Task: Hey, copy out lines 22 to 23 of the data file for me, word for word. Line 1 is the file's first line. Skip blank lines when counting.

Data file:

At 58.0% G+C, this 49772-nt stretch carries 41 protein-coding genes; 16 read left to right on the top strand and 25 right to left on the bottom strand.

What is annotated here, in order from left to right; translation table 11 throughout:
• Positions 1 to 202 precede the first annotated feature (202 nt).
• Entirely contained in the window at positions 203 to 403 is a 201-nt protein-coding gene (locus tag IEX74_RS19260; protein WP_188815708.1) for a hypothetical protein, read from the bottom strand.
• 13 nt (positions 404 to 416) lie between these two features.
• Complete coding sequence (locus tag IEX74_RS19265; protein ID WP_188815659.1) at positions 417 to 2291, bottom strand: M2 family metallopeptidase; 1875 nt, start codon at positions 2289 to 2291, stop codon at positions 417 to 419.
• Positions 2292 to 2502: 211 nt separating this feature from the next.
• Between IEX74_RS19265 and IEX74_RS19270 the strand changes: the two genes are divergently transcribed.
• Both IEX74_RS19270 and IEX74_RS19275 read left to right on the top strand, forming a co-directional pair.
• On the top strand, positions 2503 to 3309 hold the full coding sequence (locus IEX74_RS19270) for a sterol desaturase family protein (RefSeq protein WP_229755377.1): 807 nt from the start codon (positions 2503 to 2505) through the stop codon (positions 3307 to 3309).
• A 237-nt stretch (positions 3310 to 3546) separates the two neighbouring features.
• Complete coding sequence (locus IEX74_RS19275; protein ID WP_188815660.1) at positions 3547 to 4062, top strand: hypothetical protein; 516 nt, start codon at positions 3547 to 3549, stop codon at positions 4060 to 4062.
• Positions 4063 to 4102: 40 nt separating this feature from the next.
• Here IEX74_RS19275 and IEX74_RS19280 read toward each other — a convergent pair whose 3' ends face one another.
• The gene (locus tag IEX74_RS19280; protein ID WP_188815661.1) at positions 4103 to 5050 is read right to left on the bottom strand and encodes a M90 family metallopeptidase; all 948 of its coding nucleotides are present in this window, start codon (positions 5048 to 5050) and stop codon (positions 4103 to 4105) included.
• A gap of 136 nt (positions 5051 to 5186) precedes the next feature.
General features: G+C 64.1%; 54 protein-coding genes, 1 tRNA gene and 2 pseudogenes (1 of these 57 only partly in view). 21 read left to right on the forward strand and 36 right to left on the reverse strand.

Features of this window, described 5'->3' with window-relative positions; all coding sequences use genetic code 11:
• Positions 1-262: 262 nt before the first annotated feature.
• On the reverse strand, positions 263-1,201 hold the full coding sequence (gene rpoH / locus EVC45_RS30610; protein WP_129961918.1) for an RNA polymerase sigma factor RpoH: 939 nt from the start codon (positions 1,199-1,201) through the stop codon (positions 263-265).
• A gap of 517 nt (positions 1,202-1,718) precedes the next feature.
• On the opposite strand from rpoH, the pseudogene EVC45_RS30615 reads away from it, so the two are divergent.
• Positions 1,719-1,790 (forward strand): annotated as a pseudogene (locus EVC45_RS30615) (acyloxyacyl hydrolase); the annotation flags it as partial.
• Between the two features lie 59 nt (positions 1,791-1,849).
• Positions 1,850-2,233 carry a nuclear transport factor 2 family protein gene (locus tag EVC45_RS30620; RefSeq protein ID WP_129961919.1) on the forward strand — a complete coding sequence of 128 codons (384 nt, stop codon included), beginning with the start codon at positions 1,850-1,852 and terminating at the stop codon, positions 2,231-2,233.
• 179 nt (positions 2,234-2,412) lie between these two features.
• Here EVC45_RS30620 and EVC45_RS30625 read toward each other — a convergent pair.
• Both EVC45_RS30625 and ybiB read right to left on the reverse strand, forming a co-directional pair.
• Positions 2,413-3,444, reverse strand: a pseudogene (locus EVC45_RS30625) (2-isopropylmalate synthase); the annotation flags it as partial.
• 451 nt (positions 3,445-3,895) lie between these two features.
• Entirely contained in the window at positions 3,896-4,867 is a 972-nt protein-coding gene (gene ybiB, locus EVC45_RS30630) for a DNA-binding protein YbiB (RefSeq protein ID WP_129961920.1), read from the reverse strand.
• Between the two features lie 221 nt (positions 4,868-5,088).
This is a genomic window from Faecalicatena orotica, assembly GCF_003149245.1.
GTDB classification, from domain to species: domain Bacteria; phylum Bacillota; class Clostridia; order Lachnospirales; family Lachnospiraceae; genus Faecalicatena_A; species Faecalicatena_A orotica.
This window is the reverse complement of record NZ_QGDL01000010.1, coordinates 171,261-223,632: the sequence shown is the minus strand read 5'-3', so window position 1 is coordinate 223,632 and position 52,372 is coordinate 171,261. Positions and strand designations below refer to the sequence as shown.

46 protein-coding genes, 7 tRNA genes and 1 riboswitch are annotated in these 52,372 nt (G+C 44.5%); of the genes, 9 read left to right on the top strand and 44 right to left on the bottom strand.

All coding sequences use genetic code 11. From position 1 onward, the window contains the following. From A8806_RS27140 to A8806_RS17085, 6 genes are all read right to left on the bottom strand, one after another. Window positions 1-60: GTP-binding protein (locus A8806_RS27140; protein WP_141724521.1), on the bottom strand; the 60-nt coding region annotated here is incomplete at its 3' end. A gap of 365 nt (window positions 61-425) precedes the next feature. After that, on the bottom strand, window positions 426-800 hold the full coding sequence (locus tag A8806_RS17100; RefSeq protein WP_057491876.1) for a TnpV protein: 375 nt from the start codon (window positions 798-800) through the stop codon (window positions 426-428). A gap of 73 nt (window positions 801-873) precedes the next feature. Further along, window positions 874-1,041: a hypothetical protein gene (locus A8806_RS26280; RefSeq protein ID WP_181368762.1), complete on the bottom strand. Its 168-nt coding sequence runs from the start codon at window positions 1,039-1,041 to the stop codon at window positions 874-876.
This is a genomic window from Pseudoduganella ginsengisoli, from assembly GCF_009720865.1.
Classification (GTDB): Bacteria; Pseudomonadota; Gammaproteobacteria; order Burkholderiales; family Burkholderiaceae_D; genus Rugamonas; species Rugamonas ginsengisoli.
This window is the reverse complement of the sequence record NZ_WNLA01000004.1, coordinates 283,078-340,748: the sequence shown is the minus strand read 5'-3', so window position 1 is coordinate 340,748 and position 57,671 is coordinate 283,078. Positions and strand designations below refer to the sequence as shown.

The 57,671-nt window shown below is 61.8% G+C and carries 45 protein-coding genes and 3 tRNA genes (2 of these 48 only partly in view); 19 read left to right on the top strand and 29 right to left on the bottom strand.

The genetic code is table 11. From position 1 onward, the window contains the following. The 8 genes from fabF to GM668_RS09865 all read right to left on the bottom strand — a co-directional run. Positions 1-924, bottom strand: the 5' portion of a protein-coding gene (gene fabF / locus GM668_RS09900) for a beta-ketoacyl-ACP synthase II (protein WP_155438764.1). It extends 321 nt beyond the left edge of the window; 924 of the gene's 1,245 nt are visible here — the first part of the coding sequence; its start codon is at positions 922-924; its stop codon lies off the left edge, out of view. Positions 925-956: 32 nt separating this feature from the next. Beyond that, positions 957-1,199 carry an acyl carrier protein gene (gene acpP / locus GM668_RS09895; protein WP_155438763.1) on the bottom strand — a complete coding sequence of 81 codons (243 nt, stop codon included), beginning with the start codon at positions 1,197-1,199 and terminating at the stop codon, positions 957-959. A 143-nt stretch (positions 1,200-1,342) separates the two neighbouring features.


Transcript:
• On the opposite strand from rpoH, the pseudogene EVC45_RS30615 reads away from it, so the two are divergent.
• Positions 1,719-1,790 (forward strand): annotated as a pseudogene (locus EVC45_RS30615) (acyloxyacyl hydrolase); the annotation flags it as partial.